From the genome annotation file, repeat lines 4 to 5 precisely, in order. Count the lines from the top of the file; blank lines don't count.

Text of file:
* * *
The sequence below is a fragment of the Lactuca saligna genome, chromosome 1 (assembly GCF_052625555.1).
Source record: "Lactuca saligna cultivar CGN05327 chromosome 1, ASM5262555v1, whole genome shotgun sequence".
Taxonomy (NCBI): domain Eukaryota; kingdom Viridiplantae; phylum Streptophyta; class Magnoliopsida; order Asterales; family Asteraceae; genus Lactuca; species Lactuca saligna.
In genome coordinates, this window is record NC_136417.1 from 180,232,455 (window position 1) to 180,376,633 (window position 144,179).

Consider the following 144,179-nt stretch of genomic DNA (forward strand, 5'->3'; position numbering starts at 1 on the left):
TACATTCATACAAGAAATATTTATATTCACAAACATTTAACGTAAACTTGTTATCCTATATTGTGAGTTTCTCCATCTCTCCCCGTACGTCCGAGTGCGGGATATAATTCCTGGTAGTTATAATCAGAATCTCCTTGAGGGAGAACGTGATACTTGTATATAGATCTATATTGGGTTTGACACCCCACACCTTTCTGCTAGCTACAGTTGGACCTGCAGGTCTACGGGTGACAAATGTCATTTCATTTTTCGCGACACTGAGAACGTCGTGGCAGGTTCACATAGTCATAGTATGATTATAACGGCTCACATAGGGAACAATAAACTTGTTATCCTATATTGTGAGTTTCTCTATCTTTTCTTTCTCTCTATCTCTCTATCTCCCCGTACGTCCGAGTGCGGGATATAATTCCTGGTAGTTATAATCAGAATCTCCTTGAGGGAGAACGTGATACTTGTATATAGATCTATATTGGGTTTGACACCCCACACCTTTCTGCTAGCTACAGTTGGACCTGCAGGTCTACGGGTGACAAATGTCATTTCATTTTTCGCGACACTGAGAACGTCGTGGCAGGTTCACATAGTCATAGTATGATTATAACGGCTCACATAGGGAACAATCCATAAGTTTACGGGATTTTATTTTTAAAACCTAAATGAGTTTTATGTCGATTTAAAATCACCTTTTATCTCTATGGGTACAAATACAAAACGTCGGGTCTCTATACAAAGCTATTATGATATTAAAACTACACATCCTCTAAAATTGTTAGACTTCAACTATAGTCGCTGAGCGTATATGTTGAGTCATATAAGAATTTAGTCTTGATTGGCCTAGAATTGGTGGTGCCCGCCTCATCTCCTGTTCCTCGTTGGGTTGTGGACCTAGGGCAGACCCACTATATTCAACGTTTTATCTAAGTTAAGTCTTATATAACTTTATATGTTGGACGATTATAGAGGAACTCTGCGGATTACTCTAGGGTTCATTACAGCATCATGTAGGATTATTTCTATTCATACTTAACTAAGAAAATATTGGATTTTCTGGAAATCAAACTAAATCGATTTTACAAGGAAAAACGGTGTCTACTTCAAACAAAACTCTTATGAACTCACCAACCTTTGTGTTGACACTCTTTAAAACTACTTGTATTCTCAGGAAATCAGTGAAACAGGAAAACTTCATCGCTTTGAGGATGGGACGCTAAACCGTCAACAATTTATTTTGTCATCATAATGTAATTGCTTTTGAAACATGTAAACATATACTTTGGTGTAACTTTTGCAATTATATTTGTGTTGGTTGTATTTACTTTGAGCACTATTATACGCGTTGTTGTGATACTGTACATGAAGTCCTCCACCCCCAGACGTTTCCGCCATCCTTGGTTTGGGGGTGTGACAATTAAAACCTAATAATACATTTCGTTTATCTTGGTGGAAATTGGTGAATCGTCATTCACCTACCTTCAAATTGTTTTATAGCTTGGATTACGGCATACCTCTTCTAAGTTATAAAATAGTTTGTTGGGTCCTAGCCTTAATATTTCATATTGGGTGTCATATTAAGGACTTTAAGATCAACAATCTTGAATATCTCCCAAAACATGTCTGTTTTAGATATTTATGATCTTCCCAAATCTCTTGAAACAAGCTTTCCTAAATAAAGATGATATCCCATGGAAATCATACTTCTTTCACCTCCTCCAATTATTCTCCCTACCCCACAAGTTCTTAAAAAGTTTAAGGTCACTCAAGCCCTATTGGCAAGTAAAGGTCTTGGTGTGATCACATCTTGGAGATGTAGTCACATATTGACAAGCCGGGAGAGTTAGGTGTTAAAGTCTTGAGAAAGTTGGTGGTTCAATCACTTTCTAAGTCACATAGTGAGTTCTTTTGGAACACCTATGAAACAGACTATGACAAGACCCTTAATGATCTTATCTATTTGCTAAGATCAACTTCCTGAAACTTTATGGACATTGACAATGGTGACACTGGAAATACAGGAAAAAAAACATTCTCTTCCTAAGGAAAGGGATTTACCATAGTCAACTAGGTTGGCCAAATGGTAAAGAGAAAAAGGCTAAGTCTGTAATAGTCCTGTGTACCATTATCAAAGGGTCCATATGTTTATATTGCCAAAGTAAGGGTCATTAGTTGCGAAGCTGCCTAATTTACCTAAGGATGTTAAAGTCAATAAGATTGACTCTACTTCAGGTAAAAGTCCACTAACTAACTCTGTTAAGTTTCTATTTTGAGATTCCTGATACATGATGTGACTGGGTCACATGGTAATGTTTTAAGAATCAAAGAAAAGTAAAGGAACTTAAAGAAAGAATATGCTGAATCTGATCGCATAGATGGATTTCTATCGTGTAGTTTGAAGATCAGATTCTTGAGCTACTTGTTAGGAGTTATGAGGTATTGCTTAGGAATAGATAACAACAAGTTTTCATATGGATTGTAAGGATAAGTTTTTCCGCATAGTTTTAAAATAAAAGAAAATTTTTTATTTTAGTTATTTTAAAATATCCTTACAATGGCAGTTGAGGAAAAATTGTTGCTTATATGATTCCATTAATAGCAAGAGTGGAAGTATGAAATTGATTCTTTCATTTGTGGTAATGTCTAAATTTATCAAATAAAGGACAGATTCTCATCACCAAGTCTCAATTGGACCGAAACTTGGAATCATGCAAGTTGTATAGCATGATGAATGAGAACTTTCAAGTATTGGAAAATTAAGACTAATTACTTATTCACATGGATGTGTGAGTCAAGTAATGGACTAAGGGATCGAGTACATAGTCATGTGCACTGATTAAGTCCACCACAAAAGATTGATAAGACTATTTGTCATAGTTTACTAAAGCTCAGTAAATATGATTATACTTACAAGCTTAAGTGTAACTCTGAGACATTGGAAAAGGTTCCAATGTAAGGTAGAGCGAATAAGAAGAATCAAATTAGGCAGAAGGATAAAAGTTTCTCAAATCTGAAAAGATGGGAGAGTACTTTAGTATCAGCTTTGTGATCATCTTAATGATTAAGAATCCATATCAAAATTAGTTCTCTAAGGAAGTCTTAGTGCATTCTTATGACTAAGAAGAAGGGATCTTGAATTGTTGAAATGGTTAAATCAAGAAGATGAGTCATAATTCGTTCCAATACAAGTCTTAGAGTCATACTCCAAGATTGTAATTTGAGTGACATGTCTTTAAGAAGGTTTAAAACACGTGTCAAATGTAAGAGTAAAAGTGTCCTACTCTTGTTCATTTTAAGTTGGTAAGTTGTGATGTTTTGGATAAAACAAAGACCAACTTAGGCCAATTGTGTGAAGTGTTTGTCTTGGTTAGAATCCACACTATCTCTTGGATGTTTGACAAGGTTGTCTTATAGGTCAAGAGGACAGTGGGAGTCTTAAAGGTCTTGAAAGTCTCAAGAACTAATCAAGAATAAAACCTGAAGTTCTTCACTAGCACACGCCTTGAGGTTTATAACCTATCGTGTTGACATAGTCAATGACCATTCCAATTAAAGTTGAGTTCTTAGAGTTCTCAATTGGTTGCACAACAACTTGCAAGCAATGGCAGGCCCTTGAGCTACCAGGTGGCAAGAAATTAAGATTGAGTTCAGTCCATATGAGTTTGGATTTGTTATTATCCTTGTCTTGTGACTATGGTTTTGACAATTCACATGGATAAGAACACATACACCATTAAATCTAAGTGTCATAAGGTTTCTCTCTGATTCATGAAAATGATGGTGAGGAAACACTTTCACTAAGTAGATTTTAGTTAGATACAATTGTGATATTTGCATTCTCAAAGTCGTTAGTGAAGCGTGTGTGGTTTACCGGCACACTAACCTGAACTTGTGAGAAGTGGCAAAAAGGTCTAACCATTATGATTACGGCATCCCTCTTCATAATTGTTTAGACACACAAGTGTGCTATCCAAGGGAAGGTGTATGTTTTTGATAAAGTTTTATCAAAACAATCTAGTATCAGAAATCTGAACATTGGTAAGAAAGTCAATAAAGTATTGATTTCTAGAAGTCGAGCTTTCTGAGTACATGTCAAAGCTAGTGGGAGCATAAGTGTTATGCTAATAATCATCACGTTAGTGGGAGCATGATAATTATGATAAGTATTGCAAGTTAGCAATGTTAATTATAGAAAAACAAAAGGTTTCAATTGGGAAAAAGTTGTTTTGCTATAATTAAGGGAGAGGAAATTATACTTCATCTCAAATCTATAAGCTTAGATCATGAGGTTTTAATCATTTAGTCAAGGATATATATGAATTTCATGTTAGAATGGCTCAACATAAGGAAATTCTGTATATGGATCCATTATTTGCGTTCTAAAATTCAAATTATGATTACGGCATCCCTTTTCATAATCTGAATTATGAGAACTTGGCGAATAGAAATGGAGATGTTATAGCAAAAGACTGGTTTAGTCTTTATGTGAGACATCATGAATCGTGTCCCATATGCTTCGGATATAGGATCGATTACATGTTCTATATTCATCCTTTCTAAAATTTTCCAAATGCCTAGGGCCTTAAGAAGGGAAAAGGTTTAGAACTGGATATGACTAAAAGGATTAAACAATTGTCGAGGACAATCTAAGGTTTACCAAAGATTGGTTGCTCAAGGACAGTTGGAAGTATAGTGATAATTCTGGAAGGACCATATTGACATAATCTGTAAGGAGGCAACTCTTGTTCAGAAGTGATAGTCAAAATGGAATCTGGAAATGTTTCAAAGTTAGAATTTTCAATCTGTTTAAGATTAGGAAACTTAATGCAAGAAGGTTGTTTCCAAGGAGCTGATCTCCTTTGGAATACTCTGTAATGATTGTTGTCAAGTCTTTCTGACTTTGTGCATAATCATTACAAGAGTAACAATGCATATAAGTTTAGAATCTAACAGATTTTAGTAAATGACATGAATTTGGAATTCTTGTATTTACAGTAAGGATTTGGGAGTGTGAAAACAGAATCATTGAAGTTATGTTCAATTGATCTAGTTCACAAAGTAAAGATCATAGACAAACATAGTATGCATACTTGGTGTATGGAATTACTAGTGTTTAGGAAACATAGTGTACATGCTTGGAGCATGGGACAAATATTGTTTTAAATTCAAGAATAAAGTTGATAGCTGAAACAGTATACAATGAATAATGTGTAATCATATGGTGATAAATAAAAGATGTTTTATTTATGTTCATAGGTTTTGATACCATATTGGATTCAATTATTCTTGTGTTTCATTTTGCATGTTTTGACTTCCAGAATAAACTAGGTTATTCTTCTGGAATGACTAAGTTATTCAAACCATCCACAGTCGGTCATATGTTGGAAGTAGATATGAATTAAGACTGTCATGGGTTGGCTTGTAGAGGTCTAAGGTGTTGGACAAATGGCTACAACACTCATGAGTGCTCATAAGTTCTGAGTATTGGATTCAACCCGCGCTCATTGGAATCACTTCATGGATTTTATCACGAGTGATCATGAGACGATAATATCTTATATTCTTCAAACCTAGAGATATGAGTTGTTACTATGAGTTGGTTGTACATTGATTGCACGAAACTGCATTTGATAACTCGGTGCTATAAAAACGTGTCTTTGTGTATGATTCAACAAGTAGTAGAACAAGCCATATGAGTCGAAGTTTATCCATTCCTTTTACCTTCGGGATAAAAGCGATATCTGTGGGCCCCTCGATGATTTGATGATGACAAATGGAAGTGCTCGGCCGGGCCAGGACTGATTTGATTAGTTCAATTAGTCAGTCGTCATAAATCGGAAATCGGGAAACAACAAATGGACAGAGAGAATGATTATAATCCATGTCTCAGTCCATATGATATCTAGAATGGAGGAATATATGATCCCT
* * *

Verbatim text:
In genome coordinates, this window is record NC_136417.1 from 180,232,455 (window position 1) to 180,376,633 (window position 144,179).

Consider the following 144,179-nt stretch of genomic DNA (forward strand, 5'->3'; position numbering starts at 1 on the left):